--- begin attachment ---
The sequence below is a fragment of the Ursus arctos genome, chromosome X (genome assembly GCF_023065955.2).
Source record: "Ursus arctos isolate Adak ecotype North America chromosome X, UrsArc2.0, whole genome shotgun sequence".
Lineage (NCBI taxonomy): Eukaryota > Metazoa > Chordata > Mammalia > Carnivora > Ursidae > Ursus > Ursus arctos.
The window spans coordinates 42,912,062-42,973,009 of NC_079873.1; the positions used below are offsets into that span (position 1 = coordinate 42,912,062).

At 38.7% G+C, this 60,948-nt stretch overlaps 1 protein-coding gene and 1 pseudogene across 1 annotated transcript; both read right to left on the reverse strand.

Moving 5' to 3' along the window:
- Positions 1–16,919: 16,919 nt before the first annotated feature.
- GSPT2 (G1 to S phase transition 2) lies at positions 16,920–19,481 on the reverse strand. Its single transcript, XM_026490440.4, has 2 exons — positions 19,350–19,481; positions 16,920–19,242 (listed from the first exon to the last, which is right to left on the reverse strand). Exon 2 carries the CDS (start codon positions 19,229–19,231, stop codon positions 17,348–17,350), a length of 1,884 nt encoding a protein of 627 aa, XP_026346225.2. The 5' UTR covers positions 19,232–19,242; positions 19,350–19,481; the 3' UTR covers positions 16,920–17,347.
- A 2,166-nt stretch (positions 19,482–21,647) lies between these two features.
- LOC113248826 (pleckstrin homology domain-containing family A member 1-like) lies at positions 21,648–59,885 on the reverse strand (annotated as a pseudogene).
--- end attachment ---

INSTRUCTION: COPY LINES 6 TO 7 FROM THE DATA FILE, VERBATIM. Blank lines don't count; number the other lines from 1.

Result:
Moving 5' to 3' along the window:
- Positions 1–16,919: 16,919 nt before the first annotated feature.